A surprise: it’s not millennial voters offering the gloom. Only 26% of respondents aged 18-29 said they were worse off, compared to 34% of respondents aged 30-44, 40% of respondents aged 45-64 and 32% of 65-and older respondents.

The only age group that wasn’t net-positive about its generational good fortune: respondents in the 45-64 range (38% better off, 40% worse off).

When asked to take the long view and think about how the next generation will do compared to their parents, there was a stark difference between white and Hispanic respondents. Only 20% of white Californians said they expected the next generation to do better than their parents, and 46% said they expected them to do worse. But among Hispanics, the view was more positive than negative, 35% to 32%.

“The brighter outlook among Hispanic respondents is a good reminder,” said Tammy Frisby, Ph.D., a research fellow at the Hoover Institution, “that we can’t understand the California economy and public opinion about it without paying attention to who Californians are today. Or who we will increasingly be in the future.”

Finally, the Golden State Poll asked Californians where to look for economic stewardship. Only 12% of survey respondents believe government does the best job of generating jobs and growth, versus 43% who chose the businesses and 33% who opted for consumers.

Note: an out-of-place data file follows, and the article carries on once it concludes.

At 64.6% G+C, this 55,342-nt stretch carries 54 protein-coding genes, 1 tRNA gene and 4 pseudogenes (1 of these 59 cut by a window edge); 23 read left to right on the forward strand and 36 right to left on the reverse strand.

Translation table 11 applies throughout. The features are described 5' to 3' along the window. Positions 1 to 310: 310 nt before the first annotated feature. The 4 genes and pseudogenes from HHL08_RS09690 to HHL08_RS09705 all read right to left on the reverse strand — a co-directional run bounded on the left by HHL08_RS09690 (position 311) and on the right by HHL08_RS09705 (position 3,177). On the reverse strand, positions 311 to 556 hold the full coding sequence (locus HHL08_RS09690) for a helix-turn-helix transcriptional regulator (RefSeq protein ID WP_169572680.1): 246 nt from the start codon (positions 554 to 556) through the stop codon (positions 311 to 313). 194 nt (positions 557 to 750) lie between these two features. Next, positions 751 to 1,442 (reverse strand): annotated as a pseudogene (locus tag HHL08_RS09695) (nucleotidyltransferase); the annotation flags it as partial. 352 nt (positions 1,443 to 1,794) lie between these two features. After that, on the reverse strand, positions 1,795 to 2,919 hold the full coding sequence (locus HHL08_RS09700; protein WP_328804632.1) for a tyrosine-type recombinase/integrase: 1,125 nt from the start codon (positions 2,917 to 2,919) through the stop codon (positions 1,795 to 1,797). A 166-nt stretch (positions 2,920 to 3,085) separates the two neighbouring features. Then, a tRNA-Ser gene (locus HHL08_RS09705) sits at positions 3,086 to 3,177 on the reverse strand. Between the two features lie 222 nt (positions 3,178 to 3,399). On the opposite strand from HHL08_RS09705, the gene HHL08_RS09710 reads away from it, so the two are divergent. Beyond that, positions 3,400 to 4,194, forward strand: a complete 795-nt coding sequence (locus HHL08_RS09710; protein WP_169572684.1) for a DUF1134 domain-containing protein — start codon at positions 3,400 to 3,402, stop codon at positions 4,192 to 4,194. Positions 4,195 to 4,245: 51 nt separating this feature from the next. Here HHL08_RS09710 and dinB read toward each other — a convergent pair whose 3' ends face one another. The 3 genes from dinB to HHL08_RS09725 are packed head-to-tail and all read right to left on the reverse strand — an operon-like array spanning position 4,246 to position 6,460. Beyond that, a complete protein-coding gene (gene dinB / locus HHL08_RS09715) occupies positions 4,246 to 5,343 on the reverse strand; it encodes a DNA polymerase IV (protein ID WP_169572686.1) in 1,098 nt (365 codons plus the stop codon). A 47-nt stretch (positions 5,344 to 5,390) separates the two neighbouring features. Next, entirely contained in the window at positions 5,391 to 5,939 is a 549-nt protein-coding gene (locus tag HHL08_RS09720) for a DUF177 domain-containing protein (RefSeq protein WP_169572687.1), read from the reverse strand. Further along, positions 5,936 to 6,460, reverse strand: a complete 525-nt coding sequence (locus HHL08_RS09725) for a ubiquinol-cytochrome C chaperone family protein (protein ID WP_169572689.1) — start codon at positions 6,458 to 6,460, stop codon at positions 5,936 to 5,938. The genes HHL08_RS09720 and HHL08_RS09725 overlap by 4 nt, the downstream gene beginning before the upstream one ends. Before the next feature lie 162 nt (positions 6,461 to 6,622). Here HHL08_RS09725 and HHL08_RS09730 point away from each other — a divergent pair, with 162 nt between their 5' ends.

Asked to choose the best way for government to encourage economic growth, 47% said cut taxes and business regulations while 41% chose spending on programs and infrastructure. Again, the survey showed a partisan fracture: Democrats were 60% in favor of spending and only 25% in support of tax cuts; Republicans overwhelmingly preferred tax cuts (84%) to spending (just 10% in favor). Among independent voters, there was a more mixed view. 52% pointed to cutting taxes and regulations, while 35% credited government spending.

The May 2017 issue of Eureka, a Hoover Institution online publication focusing on policy, political and economic issues confronting California, was released in conjunction with the survey.

The issue focuses on California’s economy and infrastructure needs, including a look at what effect state tax policy has on the jobs climate, a building and repair strategy for California’s next half-century, plus an examination of a much-discussed driving mileage tax for California motorists. In addition, Hoover research fellow Tammy Frisby offers an in-depth analysis of the survey’s results.

The Hoover Institution’s Golden State Poll is conducted by researchers at the Hoover Institution at Stanford University, in partnership with the survey research firm YouGov. The May 2017 Hoover investigators are: Tammy Frisby, PhD; and Bill Whalen. Additional guidance was provided by economists John Cochrane, Ph.D., John Cogan, Ph.D., and John Taylor, Ph.D., who are Senior Fellows at the Hoover Institution at Stanford University.

CONTACT INFORMATION:  Marlon Bateman | Office of Public Affairs | Hoover Institution | 650-723-0603